Family Archives - Ethics & Public Policy Center
The Communitarian Case for a Universal Child Benefit
A conservative family policy should be about supporting families as the core building block of a flourishing society — and recognizing the work parents put into rearing the next generation.
Child Care Pluralism: Supporting Working Families in Their Full Diversity
Expanding the array of options available to American families, whether it be care by a relative or parent, or a daycare or child care center, should be a prime focus of public policy.
Toward a Family Wage (Subsidy)
A direct cash benefit spreads the overwhelming costs of raising the next generation to the community, allowing parents more freedom from market work to give their children the time and attention they need to grow into happy and productive adults.
The Merits of Romney’s Pro-Family Policy
Sen. Mitt Romney’s “Family Security Act” has many merits as a response to the bleak trends highlighted by the pandemic. More important still, it would serve as an overdue corrective to liberalism’s devastating effects on the family.
Sympathy for the Devil
Healthy families anchor healthy societies and are, in their essence, anti-totalitarian. In like manner, attacks on a healthy society at the macro level—the congealing of economic and political power in a minority elite, for example—inevitably cripple the family on a micro level and result in a poisoned civic life.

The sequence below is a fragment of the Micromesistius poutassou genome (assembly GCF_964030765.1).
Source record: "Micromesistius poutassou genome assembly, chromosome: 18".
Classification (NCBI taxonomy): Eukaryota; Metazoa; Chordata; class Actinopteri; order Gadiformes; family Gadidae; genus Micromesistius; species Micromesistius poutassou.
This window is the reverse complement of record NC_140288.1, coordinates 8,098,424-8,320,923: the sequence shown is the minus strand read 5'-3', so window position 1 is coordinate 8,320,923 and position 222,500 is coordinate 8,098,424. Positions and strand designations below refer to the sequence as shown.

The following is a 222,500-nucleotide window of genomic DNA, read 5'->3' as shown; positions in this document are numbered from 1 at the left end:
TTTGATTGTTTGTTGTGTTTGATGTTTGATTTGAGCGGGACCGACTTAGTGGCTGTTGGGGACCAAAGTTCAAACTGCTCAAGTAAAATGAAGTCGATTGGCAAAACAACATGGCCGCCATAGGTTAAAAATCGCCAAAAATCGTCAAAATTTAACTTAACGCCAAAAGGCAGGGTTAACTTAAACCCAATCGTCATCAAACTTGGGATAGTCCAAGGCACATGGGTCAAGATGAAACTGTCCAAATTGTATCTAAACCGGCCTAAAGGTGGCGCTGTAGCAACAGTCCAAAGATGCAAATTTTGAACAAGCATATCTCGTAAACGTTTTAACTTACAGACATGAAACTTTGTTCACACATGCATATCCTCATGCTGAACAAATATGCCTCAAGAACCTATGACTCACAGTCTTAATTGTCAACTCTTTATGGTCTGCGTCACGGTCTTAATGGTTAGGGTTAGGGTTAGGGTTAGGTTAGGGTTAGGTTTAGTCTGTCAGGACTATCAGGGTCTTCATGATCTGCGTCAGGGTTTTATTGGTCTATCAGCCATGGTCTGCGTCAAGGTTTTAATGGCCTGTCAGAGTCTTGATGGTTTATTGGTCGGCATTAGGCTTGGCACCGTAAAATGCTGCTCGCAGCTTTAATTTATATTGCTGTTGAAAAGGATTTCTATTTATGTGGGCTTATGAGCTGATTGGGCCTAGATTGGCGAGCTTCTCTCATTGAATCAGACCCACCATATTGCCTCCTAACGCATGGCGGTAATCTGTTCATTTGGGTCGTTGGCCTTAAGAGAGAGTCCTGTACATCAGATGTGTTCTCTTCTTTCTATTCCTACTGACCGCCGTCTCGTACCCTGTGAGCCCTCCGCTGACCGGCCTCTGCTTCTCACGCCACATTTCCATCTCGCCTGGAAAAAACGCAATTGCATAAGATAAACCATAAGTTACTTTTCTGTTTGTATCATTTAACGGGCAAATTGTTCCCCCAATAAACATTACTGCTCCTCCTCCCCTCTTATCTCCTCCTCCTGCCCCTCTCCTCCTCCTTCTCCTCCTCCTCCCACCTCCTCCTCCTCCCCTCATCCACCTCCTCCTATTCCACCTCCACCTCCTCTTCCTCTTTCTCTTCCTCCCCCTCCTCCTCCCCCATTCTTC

Don’t Nuke the Nuclear Family
The 1950s are not coming back. But the nuclear family, far from being discredited, has been vindicated by the decay that surrounds us now.
My Father Left Me Ireland Connects Broken Homes to Broken Nations
Michael Brendan Dougherty has helped expose the deepest roots of our confusing debates about family, identity, and nation through his powerful new memoir.
What the Times Misses about Poverty
The root of much American dysfunction isn’t a failure of work but of family dissolution.
How the Trend of Young Adults Living With Their Parents Could Boost Social Capital
The American way is to view young adults still at home as a troubling trend; whereas, in the Middle Eastern culture, this extra time at home is a way to expand the social and economic capital of the family.
Summertime Is Puppy Time
“Have any big plans for the summer?” people sometimes ask by way of small talk. I reply literally: “Yes, housetraining a new puppy.”